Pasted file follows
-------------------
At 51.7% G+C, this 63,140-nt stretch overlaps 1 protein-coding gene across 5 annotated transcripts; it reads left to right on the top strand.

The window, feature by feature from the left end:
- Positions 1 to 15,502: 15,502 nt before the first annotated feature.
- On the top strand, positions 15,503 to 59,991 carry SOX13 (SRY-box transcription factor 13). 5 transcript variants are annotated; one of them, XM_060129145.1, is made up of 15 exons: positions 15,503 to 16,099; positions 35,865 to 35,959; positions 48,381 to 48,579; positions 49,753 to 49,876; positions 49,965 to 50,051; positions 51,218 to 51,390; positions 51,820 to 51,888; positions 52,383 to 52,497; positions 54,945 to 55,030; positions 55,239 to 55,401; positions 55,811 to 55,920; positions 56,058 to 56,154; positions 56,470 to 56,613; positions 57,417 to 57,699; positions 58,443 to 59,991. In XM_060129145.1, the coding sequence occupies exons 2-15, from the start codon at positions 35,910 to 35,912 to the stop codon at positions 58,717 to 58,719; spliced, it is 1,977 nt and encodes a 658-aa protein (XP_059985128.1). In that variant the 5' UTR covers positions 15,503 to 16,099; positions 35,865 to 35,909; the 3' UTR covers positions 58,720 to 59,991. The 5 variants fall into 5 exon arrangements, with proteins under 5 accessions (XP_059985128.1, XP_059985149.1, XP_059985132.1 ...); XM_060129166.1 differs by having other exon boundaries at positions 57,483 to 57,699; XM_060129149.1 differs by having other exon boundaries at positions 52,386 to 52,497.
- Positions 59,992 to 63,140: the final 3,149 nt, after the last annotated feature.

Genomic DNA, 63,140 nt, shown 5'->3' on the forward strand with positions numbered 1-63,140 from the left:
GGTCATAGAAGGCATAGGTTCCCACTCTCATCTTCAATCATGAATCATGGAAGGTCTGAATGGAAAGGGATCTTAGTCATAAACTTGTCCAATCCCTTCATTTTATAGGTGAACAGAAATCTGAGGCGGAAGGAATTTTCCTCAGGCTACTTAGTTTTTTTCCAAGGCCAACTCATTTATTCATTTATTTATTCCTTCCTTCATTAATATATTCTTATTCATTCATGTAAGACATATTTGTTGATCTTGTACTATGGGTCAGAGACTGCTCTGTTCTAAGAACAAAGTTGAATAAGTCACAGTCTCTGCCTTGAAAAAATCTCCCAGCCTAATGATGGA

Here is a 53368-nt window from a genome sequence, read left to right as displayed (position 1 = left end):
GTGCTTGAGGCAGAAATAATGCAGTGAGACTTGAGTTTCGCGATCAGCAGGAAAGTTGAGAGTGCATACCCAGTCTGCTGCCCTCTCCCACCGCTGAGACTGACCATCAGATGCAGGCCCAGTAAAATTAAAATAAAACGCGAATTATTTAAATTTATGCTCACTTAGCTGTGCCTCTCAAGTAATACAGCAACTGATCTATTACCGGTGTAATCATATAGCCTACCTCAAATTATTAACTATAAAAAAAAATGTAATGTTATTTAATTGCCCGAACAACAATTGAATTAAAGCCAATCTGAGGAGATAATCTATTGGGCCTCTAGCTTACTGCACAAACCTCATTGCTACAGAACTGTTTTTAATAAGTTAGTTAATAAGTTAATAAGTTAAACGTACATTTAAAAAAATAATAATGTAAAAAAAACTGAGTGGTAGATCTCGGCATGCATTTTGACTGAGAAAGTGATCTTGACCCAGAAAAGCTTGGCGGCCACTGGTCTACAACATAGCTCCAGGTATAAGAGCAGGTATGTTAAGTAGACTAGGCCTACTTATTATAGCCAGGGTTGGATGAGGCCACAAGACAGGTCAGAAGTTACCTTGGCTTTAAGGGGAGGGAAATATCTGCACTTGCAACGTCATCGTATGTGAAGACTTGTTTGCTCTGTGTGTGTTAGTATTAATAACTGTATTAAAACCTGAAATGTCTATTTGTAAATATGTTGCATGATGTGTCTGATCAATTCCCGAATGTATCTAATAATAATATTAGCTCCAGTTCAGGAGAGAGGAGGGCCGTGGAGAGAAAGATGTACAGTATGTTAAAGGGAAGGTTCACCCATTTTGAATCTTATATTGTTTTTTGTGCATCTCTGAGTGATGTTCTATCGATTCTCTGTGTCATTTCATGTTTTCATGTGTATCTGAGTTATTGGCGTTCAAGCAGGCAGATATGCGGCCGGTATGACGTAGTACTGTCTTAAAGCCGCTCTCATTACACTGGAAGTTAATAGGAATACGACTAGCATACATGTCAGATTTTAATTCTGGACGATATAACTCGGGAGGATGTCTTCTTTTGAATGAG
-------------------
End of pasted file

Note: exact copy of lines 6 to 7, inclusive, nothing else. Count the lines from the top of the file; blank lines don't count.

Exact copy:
Genomic DNA, 63,140 nt, shown 5'->3' on the forward strand with positions numbered 1-63,140 from the left:
GGTCATAGAAGGCATAGGTTCCCACTCTCATCTTCAATCATGAATCATGGAAGGTCTGAATGGAAAGGGATCTTAGTCATAAACTTGTCCAATCCCTTCATTTTATAGGTGAACAGAAATCTGAGGCGGAAGGAATTTTCCTCAGGCTACTTAGTTTTTTTCCAAGGCCAACTCATTTATTCATTTATTTATTCCTTCCTTCATTAATATATTCTTATTCATTCATGTAAGACATATTTGTTGATCTTGTACTATGGGTCAGAGACTGCTCTGTTCTAAGAACAAAGTTGAATAAGTCACAGTCTCTGCCTTGAAAAAATCTCCCAGCCTAATGATGGA